Georgia's Chief Justice Says Budget Cuts Threaten "Basic Constitutional Rights" of Defendants

The Chief Justice of the Georgia Supreme Court recently warned that cuts to the state budget are making it increasingly difficult for courts to carry out their constitutionally mandated duties. Chief Justice Carol Hunstein stated that the court’s backlog has grown as money has dwindled. “The consequences of these cuts … hit everyone, threatening the basic constitutional rights of civil litigants and criminal defendants as core court functions go by the wayside.” Death penalty cases, which are among the most expensive cases in the justice system, are frequently being delayed. Justice Hunstein noted that one superior court judge has 16 death penalty cases still pending, partly because of the elimination of funding for senior judges. “The need for justice does not diminish with a shrinking economy,” Hunstein said. “Indeed as our caseloads attest, it grows … our citizens suffer when business and personal disputes are not heard and resolved. Our public safety is at risk when crimes are not prosecuted, and criminals are not punished.” In Fulton County, there are currently 183 murder cases awaiting trial, half of which are more than a year old. Chief Judge Dee Downs said of the situation, “This isn’t justice. We’re losing the rule of law.” At the high court, the justices recently had to return a desperately needed copy machine because of budget cuts.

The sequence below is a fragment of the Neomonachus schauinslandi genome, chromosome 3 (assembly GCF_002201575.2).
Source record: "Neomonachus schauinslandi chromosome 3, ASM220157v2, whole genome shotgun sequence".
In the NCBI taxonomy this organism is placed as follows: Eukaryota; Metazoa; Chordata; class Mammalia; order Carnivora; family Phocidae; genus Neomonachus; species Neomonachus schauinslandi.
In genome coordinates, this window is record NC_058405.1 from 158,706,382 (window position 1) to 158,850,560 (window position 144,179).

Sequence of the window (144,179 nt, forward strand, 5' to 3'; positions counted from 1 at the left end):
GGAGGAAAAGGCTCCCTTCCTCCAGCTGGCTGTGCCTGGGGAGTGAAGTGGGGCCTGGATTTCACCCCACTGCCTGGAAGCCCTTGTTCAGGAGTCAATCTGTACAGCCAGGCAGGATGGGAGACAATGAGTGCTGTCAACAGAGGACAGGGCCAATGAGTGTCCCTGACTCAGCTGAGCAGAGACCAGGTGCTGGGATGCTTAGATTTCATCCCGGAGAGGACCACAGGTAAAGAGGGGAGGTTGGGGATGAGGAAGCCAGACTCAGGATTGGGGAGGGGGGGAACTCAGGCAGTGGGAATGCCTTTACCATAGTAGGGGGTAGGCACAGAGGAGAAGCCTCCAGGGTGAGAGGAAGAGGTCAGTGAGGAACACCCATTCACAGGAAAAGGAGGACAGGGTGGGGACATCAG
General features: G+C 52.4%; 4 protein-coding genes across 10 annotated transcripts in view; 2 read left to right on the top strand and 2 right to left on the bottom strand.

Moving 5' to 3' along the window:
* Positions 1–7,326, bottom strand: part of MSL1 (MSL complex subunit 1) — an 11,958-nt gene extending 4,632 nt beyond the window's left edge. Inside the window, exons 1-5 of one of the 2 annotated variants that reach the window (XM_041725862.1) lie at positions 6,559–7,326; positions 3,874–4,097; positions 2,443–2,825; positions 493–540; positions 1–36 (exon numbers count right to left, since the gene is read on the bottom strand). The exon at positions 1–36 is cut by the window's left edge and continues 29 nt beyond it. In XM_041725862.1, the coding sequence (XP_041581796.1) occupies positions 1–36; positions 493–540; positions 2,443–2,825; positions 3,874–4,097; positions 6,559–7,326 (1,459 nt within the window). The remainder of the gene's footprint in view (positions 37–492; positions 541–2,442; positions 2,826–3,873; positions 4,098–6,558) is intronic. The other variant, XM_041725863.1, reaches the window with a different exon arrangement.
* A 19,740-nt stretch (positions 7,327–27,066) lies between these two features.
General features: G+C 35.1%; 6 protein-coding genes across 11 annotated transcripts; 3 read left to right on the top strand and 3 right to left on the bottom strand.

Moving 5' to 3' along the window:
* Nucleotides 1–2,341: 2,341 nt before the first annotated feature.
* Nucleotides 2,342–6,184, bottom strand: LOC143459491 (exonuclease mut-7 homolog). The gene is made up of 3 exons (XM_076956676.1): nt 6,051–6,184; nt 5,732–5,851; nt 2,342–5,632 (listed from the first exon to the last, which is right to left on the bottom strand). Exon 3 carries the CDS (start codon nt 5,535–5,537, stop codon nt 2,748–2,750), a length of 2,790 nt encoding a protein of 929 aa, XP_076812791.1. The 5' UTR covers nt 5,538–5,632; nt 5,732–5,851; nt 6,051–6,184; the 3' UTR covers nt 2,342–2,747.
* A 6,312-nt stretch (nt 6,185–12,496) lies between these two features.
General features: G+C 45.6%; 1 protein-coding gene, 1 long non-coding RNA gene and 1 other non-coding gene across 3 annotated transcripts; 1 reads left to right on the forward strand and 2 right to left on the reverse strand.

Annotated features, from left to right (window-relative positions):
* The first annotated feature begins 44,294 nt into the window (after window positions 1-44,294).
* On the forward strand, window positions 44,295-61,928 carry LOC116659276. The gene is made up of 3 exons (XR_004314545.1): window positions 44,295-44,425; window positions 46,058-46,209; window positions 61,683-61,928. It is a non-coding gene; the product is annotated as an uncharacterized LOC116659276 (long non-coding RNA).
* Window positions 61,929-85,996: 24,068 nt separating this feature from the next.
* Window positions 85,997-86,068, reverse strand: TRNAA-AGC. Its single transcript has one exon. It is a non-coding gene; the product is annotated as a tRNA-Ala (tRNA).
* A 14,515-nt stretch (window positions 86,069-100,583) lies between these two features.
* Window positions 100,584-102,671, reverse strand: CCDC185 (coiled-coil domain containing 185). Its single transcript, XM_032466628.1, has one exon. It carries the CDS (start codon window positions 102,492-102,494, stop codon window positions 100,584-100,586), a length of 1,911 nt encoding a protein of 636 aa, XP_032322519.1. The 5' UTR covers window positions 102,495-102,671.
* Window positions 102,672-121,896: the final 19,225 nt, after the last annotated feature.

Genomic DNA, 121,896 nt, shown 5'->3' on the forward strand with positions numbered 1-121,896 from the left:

(S. McCaffrey, “Ga. chief judge says budget cuts threaten courts,” Danbury News Times, March 16, 2010; J. Galloway, “Georgia chief justice: Court systems on ‘edge of abyss,’ Atlanta Journal Constitution, March 16, 2010). See also Costs and DPIC’s recent report “Smart on Crime.” Georgia is one of the leading death penalty states with with 46 executions since 1976 and 103 inmates on death row. Judging by cost studies in many states, Georgia could save millions of dollars per year by not seeking the death penalty and could use those funds and judicial resources to close many murder cases and address civil matters, such as child custody cases, that have been put on hold.